• Companies that invest in process and technology during this time will see the best long-term growth. These companies will be in the best position to take advantage of consolidation in their respective industries.

Five Recommendations for 2021 Planning

Organizations creating budget plans for 2021 should consider these recommendations to maintain customer service levels while controlling costs.

  • Treat the 2021 budget as a range and be prepared to adjust as conditions on the ground evolve. In many ways budgeting will be a guessing game, and companies need to put together a plan based on contingencies. When revenue doesn’t meet expectations, have a plan for cost-cutting measures to implement. If earnings swing the other way, identify investments to make. Executive leaders must commit to evolving cost management so that scarce resources and funds consistently flow to the most valuable business outcomes.

  • Leverage supply chain resources to determine corporate impact (cost, service, risk) of plans produced by the other departments (sales, procurement etc.). Experts working in supply chain possess analytical capabilities and a global picture of an organization’s total business. This supports acute awareness of the control levers that affect cost and service. When you put supply chain masters in the role of trusted advisor, they are in the best position to help those executives and leadership boards navigate tumultuous waters.
  • Take a partnership approach with all relationships. The supply chain is dependent on everyone succeeding. Often, by working with an expert supply chain partner you can access end-to-end transparency that facilitates more opportunities across your network. That visibility allows you to be a better partner to your domestic and foreign vendors. With good clear communication around sales information, time-in-shipping data and other key performance indicators, you can help predict when you will need to reorder supplies and track trends that can help drive production guidelines. This supports a workflow that keeps your shelves stocked with the right items, and customers happy with the efficiencies of their orders.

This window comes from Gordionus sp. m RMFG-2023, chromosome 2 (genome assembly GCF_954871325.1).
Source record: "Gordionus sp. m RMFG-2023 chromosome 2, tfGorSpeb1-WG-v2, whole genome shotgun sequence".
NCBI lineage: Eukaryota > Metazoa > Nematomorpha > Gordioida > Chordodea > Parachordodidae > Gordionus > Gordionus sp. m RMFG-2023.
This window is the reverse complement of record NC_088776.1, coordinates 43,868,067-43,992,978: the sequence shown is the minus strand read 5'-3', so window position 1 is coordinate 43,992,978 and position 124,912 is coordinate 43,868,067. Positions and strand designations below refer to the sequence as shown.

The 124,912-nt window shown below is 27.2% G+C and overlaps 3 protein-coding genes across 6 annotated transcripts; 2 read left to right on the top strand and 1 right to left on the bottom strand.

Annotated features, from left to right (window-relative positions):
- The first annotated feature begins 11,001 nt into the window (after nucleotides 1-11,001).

• Aggressively evaluate the entire supply chain and take an open-minded approach to the long-term structure. Ensure the supply chain strategy aligns with corporate strategy – and leverage analysis and expertise to inform that strategy. This is especially important as e-commerce demands continue to drive increased expectations for flexibility in customers’ end delivery options. You may be getting product shipped out the door – but are you making any money on it?
  • Low water exposes a lot of rocks. Take the opportunity to evaluate internal processes and systems. Balancing resiliency and efficiency, supply chain leaders can secure their networks. A recent Gartner survey revealed that only 21 percent of respondents believe their supply chain is resilient enough to provide “good visibility and the agility to shift sourcing, manufacturing and distribution activities around fairly rapidly.”

A global pandemic changed priorities for many supply chain leaders, elevating the agility of their network alongside the balance of service and cost. As Gartner points out, more than half of its survey respondents expect their supply networks to be “highly resilient” within two to three years. 

Master your 2021 Budget Planning

The first half of 2020 provided painful lessons for many organizations, some of which still face jeopardy. The businesses that quickly adapted to dramatic marketplace changes have often done so through an effective strategy for risk management. 

Future success relies on your ability to assess potential risks that exist in your network and create alternative ways to plan demand response. Contingency planning today, especially in light of network weaknesses revealed in the past six months, will position your business to not only weather the storm but also seize growth opportunities.

While you are in the midst of managing your business, a supply chain master can provide the risk assessment and strategic planning required to establish a flexible responsive network. With that, you will always satisfy customers in the most cost-effective way.

Serve Customers With a Personalized Supply Chain

Society’s sudden move to a shelter-in-place and work-from-home environment dramatically affected buying behaviors, and, in the process, expectations increased on companies responding to demand.

Organizations equipped with an agile, customer-centric supply chain network are capitalizing by evolving their service to the current environment. Distributors are re-locating inventory to meet emergent demand for products needed to support COVID-19 response in specific geographies. Retailers have kept Americans fed and working by adjusting online fulfillment strategies to utilize brick-and-mortar curbside pick-up or alternate home delivery methods. Manufacturers are drop-shipping products directly to homes to meet newfound interests in exercise.